## Task Effort as a Random Value

The effort need to complete a project task as well as the whole project effort can be treated as a random value. One of the goals of project estimate is to find a confidence interval for the project effort with high confidence level.

From empirical evidence we know that task probability distribution loos like this:

The long right tail is a sort of an implication of Parkinson's ("work expands so as to fill the time available for its completion.") and Murphy's laws ( "whatever can go wrong, will go wrong.").

## Finding Expected Value

The first step is to find the expected value of the task estimate (strictly speaking we will estimate the expected value as the true distribution is unknown to us).

Three point estimation is probably the most famous technique to do that. However I will allow myself to criticize it a little. It is not always easy to get an adequate (minimal, maximum and realistic) estimate for a task. It also seems more intuitive and fast to make a realistic estimate and assess a risk, i.e. the confidence of the estimator in his estimate.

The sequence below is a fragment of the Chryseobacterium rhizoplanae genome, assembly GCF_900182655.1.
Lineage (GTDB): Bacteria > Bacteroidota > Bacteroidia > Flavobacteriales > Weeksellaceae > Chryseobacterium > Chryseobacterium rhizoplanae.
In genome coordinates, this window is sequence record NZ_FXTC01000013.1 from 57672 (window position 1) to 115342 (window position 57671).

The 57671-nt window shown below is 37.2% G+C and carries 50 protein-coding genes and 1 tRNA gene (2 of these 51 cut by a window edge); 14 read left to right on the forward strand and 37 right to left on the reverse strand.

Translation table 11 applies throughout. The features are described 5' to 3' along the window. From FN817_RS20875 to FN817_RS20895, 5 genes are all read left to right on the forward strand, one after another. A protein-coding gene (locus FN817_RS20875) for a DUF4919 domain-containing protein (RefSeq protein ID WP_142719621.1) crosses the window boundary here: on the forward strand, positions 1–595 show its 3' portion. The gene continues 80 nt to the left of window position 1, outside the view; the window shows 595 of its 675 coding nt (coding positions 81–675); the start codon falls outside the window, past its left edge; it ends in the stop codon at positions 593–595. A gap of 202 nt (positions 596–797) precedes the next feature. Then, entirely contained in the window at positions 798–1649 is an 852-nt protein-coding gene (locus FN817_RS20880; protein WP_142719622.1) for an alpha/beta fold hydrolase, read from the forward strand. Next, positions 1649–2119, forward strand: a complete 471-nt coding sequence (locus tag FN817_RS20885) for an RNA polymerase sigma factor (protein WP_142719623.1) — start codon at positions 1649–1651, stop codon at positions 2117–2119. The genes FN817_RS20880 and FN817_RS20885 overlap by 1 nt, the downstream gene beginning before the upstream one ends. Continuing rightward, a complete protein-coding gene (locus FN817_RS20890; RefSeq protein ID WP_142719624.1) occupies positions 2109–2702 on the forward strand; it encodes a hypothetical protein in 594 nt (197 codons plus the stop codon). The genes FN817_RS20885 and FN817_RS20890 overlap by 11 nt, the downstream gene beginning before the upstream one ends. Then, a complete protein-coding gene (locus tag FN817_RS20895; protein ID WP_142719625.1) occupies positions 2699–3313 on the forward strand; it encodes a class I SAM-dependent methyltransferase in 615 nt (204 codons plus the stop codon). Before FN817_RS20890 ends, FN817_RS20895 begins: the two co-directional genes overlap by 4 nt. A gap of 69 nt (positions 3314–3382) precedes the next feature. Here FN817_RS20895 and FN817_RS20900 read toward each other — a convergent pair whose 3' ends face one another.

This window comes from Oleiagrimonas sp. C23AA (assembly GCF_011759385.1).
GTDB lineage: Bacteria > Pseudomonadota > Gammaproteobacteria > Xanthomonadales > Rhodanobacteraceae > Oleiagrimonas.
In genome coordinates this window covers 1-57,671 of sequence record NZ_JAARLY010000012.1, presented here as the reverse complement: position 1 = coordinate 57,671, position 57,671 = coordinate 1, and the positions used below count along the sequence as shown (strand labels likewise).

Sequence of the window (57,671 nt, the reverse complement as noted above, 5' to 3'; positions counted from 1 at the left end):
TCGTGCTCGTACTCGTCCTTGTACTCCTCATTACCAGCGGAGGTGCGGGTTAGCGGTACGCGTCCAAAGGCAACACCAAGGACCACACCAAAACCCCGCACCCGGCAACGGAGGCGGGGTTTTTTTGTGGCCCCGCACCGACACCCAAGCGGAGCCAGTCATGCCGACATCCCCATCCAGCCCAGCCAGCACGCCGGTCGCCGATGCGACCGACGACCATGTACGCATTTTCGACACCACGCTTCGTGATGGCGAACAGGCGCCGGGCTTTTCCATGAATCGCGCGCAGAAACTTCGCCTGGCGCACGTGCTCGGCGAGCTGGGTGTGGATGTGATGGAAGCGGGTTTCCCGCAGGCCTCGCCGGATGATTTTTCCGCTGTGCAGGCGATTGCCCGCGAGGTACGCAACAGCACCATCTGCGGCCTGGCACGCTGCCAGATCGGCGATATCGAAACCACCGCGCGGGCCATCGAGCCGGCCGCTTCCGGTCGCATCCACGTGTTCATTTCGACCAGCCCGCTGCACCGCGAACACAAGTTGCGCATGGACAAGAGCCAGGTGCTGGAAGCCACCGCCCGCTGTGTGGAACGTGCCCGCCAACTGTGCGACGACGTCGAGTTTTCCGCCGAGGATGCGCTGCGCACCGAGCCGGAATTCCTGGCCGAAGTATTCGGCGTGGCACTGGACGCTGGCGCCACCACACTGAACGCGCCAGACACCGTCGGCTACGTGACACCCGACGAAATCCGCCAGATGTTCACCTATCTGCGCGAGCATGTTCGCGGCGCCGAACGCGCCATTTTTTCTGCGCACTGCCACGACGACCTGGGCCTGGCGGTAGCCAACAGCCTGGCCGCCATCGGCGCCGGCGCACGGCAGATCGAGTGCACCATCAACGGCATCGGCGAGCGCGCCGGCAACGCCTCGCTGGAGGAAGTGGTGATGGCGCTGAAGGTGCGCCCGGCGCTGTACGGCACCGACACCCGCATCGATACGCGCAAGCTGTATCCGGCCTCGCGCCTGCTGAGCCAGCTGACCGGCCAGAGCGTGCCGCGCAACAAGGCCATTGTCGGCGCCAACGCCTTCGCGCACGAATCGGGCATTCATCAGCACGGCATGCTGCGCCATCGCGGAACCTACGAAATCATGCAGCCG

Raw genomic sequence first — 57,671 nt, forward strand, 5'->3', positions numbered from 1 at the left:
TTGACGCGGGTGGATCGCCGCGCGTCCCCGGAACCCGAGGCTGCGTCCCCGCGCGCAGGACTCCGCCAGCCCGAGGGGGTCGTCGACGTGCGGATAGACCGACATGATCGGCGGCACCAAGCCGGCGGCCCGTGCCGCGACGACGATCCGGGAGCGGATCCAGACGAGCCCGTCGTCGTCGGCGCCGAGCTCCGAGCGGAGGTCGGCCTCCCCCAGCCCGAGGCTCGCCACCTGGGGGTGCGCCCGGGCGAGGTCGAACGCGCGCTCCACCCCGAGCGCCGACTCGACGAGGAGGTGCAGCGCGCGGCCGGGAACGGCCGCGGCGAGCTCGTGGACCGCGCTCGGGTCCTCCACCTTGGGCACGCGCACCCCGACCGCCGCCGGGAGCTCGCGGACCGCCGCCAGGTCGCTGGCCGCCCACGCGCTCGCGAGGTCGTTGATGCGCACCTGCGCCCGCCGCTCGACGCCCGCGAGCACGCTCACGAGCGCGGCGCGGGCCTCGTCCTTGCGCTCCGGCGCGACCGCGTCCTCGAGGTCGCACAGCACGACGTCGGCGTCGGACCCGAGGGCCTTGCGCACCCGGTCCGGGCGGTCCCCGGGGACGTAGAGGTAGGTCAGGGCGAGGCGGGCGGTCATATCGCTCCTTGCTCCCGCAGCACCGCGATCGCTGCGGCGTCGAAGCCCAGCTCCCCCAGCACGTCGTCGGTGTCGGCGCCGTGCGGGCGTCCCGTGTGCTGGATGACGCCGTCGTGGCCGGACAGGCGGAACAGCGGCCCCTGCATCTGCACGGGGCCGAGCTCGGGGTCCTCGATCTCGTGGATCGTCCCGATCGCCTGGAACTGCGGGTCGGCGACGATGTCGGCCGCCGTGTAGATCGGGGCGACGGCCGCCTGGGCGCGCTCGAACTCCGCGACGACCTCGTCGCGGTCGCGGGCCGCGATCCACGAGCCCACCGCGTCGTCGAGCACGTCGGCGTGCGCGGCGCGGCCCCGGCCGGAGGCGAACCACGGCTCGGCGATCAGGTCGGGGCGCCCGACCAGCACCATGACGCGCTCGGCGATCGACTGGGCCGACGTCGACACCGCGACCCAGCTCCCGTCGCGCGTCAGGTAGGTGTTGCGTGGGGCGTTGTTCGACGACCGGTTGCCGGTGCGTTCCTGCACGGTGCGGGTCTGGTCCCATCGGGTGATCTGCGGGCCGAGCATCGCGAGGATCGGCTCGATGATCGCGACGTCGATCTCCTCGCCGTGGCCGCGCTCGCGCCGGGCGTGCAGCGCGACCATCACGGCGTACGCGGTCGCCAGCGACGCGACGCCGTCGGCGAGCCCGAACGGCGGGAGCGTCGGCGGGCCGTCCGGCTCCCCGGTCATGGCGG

Shifting the realistic estimate to the right by adding a risk or using Three Point technique will give a good enough estimate of the task's expected value.

## Adding things up

It is not obvious and needs proof that project estimate is equal to the sum of estimates of its tasks. One of the greatest math theorems, the

Central Limit Theorem can help us here. It states that with some assumptions (independent random values, large enough number of them) the distribution of sum of such values will be close to normal.

Source

## Increasing the confidence interval

It means that if we take the sum of out tasks' estimate as project estimate, we will only hit 50% probability to fit into our estimate. Pure math. This is why adding a project buffer is crucial for project success. Three point estimate even provides a numerical way to find such an interval with required confidence level. In simpler case you can add up 5% to 15% depending on your intuition and perception of overall project risk.

*NB: The math above only works if the actual scope of your project (i.e. the list and contents of tasks)is the same as you estimated. Project buffer does not save you from new scope. It is managed by assumptions or even larger increase of the buffer.*

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